Christians Together for Justice and Peace
July 21, 2005

Thursday, July 21, 2005

Statement from Churches in Bulawayo

21 July 2005

The churches in Bulawayo have been working hard to alleviate the suffering of the displaced people. They consulted with the police commissioners and the Governor and Resident Minister for Bulawayo.

The churches in Bulawayo were allowed to shelter internally displaced people who were willing to be resettled in the rural areas. This was agreed at a stakeholders meeting held at the Social Welfare Provincial Officer’s office on the 12th of July 2005. This was the understanding between the police, social welfare, Non Governmental Organisations (NGOs) and the churches. The rest of the displaced people had to be moved to the transit camp. Churches as part of the key stakeholders were allowed to pitch a tent at the transit camp and had a representative there at all times.

On the 19th of July, the representative of the Churches in Bulawayo at the Transit Camp was asked to leave in the middle of a church service and threatened that he should not come back without written authority from the Governor. Efforts to get an explanation from the government officials were fruitless. On the 20th of July 2005 at about 9.30pm the police forced themselves into a number of churches where these people had been kept. The churches had made plans to move them to the rural areas. They had also prepared food packs, blankets and seed packs to be distributed. In spite of all the arrangements and agreements that had been made on behalf of these people the police went on to commandeer them into open trucks. We watched with horror as the operation unfolded.

Included in these people were the sick, some who were on Anti- Ritro Virus (ARVs) medication, the elderly, women and little children. One woman was even pulled into the truck because she was frail. Children who were already asleep were woken up by the riot police and frog marched into the open police trucks. People who had corrugated sheets, metal, timber and all that were left of their belongings were packed like junk. This was the story in all the churches where they picked up the people through out the city. This operation was undertaken under the cover of darkness between 9pm and 5am. The removal of the innocent, poor, weak, voiceless and vulnerable members of society by riot police was uncalled for and unnecessary. It is inhuman, brutal and insensitive and in total disregard of human rights and dignity. These people are not criminals but bona fide citizens of this nation. It seems the crime, they committed is that they are poor. It seems the government does not have plans for poor people. This is evidenced by the destruction of their simple structures and meager property they owned. Four people died some are traumatized, depressed while others are now insane because of the situation.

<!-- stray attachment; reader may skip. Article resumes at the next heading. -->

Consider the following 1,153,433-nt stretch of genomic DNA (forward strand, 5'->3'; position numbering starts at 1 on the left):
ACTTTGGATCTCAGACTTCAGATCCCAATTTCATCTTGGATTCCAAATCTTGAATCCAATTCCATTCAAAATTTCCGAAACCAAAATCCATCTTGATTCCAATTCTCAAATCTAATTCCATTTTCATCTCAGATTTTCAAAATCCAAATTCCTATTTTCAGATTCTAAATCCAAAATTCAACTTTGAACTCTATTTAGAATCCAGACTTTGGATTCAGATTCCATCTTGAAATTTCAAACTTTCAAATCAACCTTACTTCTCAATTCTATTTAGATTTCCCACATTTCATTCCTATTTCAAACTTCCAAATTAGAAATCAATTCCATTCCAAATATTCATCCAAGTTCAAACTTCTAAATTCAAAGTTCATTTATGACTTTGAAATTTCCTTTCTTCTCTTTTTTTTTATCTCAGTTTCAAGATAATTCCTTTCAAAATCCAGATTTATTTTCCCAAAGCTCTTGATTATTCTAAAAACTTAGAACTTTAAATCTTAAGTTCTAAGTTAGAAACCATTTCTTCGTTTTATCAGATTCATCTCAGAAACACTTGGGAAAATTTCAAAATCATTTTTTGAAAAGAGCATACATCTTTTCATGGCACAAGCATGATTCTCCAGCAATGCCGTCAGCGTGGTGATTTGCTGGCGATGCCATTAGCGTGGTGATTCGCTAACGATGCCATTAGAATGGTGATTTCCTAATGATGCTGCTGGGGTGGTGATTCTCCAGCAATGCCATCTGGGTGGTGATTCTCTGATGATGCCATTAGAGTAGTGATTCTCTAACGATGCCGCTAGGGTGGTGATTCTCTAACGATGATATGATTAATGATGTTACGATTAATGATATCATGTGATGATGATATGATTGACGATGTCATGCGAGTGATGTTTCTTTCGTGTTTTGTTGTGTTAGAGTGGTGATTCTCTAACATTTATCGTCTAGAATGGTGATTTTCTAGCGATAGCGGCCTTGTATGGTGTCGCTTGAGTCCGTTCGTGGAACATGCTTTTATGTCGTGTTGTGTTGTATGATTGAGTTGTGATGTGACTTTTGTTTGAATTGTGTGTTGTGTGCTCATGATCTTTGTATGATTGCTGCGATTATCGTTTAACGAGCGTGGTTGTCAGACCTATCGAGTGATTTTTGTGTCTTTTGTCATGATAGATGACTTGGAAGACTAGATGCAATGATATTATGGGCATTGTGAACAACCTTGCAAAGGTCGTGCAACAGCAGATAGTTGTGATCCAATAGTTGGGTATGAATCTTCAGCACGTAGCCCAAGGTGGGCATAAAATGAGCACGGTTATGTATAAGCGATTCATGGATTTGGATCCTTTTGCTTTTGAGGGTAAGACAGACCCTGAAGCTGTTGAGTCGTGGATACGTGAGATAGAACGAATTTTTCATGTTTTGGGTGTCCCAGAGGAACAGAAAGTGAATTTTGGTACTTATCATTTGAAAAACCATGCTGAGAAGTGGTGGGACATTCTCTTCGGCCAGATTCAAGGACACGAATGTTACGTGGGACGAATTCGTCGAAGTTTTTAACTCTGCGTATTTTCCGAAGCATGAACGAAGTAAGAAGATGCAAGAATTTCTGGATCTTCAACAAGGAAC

As the church and the clergy we would like to register our protest in the strongest sense of the word. The government misled us to believe that what they discussed with us was in good faith. There was no need to take the leadership of the churches in Bulawayo for questioning and later the detention of one of our pastors on spurious allegations. This was uncalled for, intimidation and harassment. They handcuffed him and threatened him in a manner that is unwarranted. There is no rule of law. There is impunity, which demonstrates a tyrannical rule in our beloved country. The country faces major challenges of collapsing economy, poverty and shortage of foreign currency which should be the concern of the government. The poor people are only symptomatic to the crisis.